If you’ve ever wondered how so many similar species can share the same niche, resource partitioning may be the answer. Learn how partitioning resources allows organisms to specialize and outcompete their rivals.
What Is Resource Partitioning in Biology?
Have you ever bought one of those timed entry tickets to a museum show or special event? Have you ever shared a bunk bed with a sibling or a roommate? In each case, you were sharing a limited resource.
In the case of timed tickets, you were sharing space and time, which was a limited resource because so many people wanted to experience the same thing at once. In the case of bunk beds, the limited resource may have been floor space in a small bedroom or dorm room.When species divide a niche to avoid competition for resources, it is called resource partitioning. The timed entry tickets or bunk beds are similar to the way other species share food supplies or space in the wild. Animals and plants may evolve to reproduce at different times of the year, feed at different times of the day or night, or use a different part of a forest or different depths of a lake.
Scientists disagree on how resource partitioning should be viewed, however. Some believe that having a special adaptation, such as a habit of eating at night, or an extra-long tongue that can reach the biggest termites in a termite mound, is part of the definition of resource partitioning. Some would say partitioning is partitioning regardless of how it became that way.
Not all competition in nature is alike. Competition between species is called interspecific competition. An example of that would be two species of hummingbirds in a tropical rainforest, each using flower nectar as their main source of food. But, individuals of the same species can compete with each other also.
That is intraspecific competition. Two tigers defining and defending their territories would be a good example of how individuals of the same species compete. Both the hummingbirds and the tigers are partitioning the resource they are competing for.
Examples of Resource Partitioning
Resource partitioning helps to explain how so many species of animals and plants can live in places like tropical rain forests. Many species have very specific ways they use a resource; so while it seems like many would be directly competing for the same things, they are often adapted for a very narrow piece of the resource pie.On the island of Puerto Rico, two species of Anolis lizards compete for food or insects. Anolis evermanni and Anolis gundlachi both share the forest and the insects, but one species, gundlachi, hangs out within a couple meters of the ground, and the evermanni generally feeds in the branches above two meters.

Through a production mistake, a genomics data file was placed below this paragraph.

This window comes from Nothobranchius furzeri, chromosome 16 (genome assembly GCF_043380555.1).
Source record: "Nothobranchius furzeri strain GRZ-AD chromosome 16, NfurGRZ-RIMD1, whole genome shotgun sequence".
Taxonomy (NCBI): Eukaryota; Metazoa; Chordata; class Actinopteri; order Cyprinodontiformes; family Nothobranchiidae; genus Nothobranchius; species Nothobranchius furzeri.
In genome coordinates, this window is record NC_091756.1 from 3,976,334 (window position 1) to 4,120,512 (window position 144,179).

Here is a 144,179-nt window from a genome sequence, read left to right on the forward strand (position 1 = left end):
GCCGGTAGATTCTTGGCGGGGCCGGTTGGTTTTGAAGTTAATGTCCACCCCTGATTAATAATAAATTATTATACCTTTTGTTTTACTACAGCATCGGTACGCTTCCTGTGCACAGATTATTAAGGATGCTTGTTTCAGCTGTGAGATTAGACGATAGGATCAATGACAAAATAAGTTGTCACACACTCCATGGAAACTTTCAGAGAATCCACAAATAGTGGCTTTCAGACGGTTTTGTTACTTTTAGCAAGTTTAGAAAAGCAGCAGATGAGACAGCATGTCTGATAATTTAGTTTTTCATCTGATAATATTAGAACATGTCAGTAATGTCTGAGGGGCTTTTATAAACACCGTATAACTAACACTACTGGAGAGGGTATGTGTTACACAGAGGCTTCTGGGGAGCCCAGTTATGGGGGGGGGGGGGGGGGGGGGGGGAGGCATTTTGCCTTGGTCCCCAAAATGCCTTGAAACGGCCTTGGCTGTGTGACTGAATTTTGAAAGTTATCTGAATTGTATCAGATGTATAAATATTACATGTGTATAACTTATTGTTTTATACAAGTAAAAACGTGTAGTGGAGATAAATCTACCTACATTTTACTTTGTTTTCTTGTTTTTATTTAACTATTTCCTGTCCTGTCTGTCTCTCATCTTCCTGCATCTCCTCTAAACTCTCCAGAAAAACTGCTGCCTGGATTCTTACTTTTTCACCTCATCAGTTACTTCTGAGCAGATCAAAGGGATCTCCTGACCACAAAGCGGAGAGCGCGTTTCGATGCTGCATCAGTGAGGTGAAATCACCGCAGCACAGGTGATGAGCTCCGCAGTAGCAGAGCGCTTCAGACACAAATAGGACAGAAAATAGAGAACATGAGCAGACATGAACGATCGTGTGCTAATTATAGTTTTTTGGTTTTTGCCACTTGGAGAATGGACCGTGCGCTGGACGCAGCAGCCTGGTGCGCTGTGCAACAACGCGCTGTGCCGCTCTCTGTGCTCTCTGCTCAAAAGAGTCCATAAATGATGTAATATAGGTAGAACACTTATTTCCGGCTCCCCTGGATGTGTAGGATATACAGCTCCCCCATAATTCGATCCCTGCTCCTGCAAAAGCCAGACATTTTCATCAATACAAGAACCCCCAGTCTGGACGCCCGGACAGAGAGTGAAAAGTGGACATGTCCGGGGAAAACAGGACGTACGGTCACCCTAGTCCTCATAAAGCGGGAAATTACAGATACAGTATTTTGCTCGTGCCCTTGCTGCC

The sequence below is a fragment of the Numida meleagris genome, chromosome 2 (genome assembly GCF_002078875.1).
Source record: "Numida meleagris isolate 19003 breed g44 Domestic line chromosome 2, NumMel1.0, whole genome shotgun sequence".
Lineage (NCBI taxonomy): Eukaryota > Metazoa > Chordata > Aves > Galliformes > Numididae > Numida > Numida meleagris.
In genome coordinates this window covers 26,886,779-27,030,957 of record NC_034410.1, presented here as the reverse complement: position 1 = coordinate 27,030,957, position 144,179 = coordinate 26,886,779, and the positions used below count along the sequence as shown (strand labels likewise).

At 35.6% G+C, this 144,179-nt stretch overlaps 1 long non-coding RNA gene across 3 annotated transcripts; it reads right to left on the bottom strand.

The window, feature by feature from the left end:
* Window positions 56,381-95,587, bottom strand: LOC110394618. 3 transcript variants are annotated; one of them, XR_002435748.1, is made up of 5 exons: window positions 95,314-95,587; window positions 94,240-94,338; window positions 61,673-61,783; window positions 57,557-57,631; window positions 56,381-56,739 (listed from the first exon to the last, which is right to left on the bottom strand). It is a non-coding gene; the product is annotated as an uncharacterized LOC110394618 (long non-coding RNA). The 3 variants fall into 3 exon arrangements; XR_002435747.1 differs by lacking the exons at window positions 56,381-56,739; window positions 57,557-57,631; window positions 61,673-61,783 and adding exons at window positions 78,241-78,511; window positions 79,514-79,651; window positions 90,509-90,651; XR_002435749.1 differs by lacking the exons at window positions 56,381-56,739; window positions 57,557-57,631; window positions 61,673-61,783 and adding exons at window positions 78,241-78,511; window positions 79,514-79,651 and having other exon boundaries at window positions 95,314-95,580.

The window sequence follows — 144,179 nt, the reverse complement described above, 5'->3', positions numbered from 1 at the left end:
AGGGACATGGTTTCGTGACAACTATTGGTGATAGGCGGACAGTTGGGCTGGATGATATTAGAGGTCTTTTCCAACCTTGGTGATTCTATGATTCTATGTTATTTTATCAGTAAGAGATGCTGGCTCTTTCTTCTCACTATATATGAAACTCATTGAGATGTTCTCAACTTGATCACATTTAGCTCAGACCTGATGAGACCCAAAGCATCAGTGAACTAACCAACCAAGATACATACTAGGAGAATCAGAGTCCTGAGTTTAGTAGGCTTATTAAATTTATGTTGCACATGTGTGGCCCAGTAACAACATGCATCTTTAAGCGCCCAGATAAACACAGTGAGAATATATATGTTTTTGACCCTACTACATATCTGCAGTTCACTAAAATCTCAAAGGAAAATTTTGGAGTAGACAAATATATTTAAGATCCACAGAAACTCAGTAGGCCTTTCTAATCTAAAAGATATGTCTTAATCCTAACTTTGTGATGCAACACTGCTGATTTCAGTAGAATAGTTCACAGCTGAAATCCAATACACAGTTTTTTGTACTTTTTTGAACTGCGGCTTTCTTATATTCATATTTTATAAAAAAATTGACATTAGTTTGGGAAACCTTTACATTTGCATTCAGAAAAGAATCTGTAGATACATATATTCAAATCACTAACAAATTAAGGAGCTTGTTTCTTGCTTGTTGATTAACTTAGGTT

But there are also examples of resource partitioning where species aren’t so tightly packed. In Colorado, scientists found that bees have an interesting way of dividing up the flowers they use. Flowers vary in their shapes and corolla lengths. It turns out that the different bee species also vary in the length of their proboscis. Not all bee species can use the same flowers.
So, the bees are competing for flowers in general, but they have avoided direct competition because they are not actually sharing the same flowers.Also in Colorado, coyotes and swift foxes have partitioned the prey resource. You might think that two small predators sharing the same habitat would constantly compete for the same food supply, but they each have a specialty.
Swift foxes specialize in eating insects and small rodents. Coyotes specialize in eating rabbits and deer. This makes all the difference when two species are trying to share the same role in a competitive environment.
When species divide a niche to avoid competition for resources, it is called resource partitioning. Sometimes the competition is between species, called interspecific competition, and sometimes it’s between individuals of the same species, or intraspecific competition. Resources might be shared by reproducing at different times of the year, using different levels of a forest, feeding at different times or in different ways. Whether it is Anolis lizards partitioning their forest habitat by feeding at different levels or bees in Colorado whose mouth parts fit only certain flowers, resource partitioning lets more creatures share a niche.
After this science lesson, you should be able to:
- Explain what resource partitioning is in terms of biology
- Distinguish between interspecific competition and intraspecific competition
- Recognize examples of resource partitioning